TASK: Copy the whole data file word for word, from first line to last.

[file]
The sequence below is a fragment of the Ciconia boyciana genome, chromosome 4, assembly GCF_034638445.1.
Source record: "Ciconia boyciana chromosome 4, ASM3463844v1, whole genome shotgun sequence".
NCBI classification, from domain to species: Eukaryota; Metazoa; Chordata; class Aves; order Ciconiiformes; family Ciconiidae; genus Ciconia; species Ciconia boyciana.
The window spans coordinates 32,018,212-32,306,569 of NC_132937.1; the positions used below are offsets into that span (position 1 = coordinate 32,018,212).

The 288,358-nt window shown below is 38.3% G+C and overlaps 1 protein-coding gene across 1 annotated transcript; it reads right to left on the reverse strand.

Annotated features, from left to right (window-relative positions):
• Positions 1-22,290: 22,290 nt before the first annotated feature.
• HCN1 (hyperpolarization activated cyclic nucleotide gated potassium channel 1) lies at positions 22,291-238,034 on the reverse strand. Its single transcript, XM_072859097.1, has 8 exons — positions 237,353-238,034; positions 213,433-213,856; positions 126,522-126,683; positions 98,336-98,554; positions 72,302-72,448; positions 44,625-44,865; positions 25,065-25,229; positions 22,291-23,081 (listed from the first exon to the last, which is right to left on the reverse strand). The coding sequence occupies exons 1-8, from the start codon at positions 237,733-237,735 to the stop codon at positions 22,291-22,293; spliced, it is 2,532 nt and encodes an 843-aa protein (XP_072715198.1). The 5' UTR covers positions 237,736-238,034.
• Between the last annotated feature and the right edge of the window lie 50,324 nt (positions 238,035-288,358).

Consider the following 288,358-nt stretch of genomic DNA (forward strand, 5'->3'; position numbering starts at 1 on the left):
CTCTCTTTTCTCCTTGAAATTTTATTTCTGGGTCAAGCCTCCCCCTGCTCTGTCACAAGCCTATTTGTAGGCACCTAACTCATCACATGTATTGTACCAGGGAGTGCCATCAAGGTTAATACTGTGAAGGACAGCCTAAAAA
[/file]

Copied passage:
The sequence below is a fragment of the Ciconia boyciana genome, chromosome 4, assembly GCF_034638445.1.
Source record: "Ciconia boyciana chromosome 4, ASM3463844v1, whole genome shotgun sequence".
NCBI classification, from domain to species: Eukaryota; Metazoa; Chordata; class Aves; order Ciconiiformes; family Ciconiidae; genus Ciconia; species Ciconia boyciana.
The window spans coordinates 32,018,212-32,306,569 of NC_132937.1; the positions used below are offsets into that span (position 1 = coordinate 32,018,212).

The 288,358-nt window shown below is 38.3% G+C and overlaps 1 protein-coding gene across 1 annotated transcript; it reads right to left on the reverse strand.

Annotated features, from left to right (window-relative positions):
• Positions 1-22,290: 22,290 nt before the first annotated feature.
• HCN1 (hyperpolarization activated cyclic nucleotide gated potassium channel 1) lies at positions 22,291-238,034 on the reverse strand. Its single transcript, XM_072859097.1, has 8 exons — positions 237,353-238,034; positions 213,433-213,856; positions 126,522-126,683; positions 98,336-98,554; positions 72,302-72,448; positions 44,625-44,865; positions 25,065-25,229; positions 22,291-23,081 (listed from the first exon to the last, which is right to left on the reverse strand). The coding sequence occupies exons 1-8, from the start codon at positions 237,733-237,735 to the stop codon at positions 22,291-22,293; spliced, it is 2,532 nt and encodes an 843-aa protein (XP_072715198.1). The 5' UTR covers positions 237,736-238,034.
• Between the last annotated feature and the right edge of the window lie 50,324 nt (positions 238,035-288,358).

Consider the following 288,358-nt stretch of genomic DNA (forward strand, 5'->3'; position numbering starts at 1 on the left):
CTCTCTTTTCTCCTTGAAATTTTATTTCTGGGTCAAGCCTCCCCCTGCTCTGTCACAAGCCTATTTGTAGGCACCTAACTCATCACATGTATTGTACCAGGGAGTGCCATCAAGGTTAATACTGTGAAGGACAGCCTAAAAA